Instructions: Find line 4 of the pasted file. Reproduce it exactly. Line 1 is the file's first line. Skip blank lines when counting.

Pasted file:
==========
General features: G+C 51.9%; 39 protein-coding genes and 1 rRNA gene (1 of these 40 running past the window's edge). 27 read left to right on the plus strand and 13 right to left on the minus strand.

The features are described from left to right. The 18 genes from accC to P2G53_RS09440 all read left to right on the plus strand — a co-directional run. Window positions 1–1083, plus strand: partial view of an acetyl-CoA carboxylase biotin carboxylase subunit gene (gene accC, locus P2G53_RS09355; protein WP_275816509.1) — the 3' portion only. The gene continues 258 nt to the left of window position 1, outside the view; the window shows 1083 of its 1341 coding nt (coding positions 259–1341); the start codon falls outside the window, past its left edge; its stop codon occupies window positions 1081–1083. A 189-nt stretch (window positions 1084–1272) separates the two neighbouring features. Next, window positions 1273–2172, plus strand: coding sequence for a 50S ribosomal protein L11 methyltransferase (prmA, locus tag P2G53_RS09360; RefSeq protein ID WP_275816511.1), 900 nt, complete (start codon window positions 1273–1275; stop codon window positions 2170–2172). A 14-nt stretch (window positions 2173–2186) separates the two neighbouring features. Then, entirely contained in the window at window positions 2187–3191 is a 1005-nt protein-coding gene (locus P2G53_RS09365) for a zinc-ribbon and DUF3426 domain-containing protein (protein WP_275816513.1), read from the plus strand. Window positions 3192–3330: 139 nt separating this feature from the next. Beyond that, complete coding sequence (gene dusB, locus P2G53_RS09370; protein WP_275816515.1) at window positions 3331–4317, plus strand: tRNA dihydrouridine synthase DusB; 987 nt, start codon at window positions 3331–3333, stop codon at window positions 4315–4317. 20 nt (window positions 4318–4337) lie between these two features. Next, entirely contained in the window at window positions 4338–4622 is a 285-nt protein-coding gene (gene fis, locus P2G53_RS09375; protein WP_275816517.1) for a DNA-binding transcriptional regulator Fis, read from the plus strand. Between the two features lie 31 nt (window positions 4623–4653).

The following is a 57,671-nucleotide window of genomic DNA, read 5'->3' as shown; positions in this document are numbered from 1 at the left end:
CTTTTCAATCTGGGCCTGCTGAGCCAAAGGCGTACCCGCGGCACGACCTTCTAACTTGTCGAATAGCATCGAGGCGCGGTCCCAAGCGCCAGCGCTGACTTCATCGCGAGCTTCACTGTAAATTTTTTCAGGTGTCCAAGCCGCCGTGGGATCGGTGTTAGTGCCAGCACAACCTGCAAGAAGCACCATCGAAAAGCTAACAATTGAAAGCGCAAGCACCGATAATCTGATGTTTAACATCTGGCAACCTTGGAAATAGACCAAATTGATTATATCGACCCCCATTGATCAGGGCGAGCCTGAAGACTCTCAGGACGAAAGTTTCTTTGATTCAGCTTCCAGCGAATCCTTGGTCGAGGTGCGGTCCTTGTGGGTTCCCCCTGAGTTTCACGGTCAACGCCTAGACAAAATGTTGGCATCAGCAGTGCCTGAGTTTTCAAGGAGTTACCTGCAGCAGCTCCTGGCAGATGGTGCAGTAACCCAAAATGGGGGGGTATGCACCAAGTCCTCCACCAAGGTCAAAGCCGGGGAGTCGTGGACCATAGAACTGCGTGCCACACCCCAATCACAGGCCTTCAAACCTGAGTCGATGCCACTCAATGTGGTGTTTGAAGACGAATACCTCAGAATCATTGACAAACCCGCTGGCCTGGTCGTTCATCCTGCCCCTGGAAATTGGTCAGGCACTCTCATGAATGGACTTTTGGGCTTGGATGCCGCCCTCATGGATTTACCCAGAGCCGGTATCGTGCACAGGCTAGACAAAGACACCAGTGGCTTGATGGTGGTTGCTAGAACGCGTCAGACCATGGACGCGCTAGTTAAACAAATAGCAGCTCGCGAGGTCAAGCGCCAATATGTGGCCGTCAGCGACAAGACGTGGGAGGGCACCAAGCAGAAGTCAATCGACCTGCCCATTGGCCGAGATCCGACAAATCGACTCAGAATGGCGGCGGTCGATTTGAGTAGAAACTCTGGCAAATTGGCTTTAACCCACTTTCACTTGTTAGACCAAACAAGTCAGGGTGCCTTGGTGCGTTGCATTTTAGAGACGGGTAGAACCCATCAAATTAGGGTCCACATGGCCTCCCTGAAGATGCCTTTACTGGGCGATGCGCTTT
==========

CTTTTCAATCTGGGCCTGCTGAGCCAAAGGCGTACCCGCGGCACGACCTTCTAACTTGTCGAATAGCATCGAGGCGCGGTCCCAAGCGCCAGCGCTGACTTCATCGCGAGCTTCACTGTAAATTTTTTCAGGTGTCCAAGCCGCCGTGGGATCGGTGTTAGTGCCAGCACAACCTGCAAGAAGCACCATCGAAAAGCTAACAATTGAAAGCGCAAGCACCGATAATCTGATGTTTAACATCTGGCAACCTTGGAAATAGACCAAATTGATTATATCGACCCCCATTGATCAGGGCGAGCCTGAAGACTCTCAGGACGAAAGTTTCTTTGATTCAGCTTCCAGCGAATCCTTGGTCGAGGTGCGGTCCTTGTGGGTTCCCCCTGAGTTTCACGGTCAACGCCTAGACAAAATGTTGGCATCAGCAGTGCCTGAGTTTTCAAGGAGTTACCTGCAGCAGCTCCTGGCAGATGGTGCAGTAACCCAAAATGGGGGGGTATGCACCAAGTCCTCCACCAAGGTCAAAGCCGGGGAGTCGTGGACCATAGAACTGCGTGCCACACCCCAATCACAGGCCTTCAAACCTGAGTCGATGCCACTCAATGTGGTGTTTGAAGACGAATACCTCAGAATCATTGACAAACCCGCTGGCCTGGTCGTTCATCCTGCCCCTGGAAATTGGTCAGGCACTCTCATGAATGGACTTTTGGGCTTGGATGCCGCCCTCATGGATTTACCCAGAGCCGGTATCGTGCACAGGCTAGACAAAGACACCAGTGGCTTGATGGTGGTTGCTAGAACGCGTCAGACCATGGACGCGCTAGTTAAACAAATAGCAGCTCGCGAGGTCAAGCGCCAATATGTGGCCGTCAGCGACAAGACGTGGGAGGGCACCAAGCAGAAGTCAATCGACCTGCCCATTGGCCGAGATCCGACAAATCGACTCAGAATGGCGGCGGTCGATTTGAGTAGAAACTCTGGCAAATTGGCTTTAACCCACTTTCACTTGTTAGACCAAACAAGTCAGGGTGCCTTGGTGCGTTGCATTTTAGAGACGGGTAGAACCCATCAAATTAGGGTCCACATGGCCTCCCTGAAGATGCCTTTACTGGGCGATGCGCTTT